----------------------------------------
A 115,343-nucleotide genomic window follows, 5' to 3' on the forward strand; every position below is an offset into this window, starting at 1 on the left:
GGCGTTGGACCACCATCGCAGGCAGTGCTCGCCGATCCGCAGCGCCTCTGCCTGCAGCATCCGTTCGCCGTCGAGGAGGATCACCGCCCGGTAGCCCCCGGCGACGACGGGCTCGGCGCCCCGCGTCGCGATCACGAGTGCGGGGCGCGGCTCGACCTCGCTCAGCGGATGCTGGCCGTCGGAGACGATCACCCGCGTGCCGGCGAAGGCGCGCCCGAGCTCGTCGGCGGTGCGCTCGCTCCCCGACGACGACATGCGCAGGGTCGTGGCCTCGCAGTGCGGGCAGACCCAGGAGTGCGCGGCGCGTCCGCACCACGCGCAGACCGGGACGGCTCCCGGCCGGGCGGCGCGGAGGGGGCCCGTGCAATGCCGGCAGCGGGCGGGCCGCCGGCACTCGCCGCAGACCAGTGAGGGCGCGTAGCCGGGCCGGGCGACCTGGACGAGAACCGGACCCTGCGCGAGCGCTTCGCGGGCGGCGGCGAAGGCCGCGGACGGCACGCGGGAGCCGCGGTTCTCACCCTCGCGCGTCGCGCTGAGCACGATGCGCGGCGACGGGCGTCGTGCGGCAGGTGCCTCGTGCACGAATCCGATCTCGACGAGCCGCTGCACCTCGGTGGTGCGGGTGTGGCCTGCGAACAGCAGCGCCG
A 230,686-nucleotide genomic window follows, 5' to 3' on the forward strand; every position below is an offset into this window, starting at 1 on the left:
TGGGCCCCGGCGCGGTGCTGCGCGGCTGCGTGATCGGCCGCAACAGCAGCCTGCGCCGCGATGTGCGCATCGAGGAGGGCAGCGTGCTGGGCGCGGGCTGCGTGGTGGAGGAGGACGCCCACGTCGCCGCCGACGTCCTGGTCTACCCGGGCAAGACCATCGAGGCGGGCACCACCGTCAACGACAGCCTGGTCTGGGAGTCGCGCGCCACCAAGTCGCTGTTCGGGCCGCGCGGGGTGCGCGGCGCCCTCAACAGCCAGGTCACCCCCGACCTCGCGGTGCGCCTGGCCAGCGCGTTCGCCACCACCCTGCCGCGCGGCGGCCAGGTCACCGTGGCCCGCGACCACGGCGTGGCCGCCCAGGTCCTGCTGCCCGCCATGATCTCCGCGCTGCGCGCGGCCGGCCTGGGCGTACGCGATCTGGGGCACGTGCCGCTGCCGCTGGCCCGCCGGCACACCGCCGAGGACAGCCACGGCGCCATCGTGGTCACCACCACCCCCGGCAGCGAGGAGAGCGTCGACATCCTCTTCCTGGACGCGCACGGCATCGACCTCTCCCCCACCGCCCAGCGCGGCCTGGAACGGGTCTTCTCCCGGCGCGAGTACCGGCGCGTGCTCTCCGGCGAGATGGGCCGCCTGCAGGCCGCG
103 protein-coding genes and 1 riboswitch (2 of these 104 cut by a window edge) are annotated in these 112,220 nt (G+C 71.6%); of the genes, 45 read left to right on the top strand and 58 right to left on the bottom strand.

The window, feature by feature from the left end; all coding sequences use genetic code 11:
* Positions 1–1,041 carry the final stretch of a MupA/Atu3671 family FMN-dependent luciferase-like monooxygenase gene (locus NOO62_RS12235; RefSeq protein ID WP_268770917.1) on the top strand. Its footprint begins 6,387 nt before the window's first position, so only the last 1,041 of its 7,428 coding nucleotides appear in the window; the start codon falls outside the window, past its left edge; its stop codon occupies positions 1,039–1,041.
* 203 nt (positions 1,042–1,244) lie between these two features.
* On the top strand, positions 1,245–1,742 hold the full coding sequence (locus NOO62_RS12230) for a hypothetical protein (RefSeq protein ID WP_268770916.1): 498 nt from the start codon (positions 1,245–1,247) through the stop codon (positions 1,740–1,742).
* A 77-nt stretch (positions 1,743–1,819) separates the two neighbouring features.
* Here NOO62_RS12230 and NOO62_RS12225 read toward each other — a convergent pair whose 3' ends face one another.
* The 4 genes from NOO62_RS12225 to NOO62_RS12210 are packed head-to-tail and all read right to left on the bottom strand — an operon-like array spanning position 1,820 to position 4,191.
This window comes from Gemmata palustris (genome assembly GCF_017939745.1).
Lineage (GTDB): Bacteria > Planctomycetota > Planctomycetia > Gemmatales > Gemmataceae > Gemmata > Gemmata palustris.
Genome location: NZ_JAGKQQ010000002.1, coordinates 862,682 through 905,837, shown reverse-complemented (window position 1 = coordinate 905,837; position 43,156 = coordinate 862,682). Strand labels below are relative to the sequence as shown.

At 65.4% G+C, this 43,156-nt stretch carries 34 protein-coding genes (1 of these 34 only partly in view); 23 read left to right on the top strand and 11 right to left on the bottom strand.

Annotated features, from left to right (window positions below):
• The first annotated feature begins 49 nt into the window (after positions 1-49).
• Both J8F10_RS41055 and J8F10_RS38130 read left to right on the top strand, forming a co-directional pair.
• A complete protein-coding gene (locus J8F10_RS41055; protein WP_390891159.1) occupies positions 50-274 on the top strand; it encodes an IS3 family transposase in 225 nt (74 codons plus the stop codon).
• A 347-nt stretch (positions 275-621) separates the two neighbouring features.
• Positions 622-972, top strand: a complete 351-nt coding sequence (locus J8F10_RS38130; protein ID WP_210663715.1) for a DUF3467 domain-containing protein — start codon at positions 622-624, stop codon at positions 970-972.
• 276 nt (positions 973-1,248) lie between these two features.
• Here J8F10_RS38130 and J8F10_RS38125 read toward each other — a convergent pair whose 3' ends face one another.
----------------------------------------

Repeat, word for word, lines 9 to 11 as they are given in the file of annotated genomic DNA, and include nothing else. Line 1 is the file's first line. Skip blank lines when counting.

* On the top strand, positions 1,245–1,742 hold the full coding sequence (locus NOO62_RS12230) for a hypothetical protein (RefSeq protein ID WP_268770916.1): 498 nt from the start codon (positions 1,245–1,247) through the stop codon (positions 1,740–1,742).
* A 77-nt stretch (positions 1,743–1,819) separates the two neighbouring features.
* Here NOO62_RS12230 and NOO62_RS12225 read toward each other — a convergent pair whose 3' ends face one another.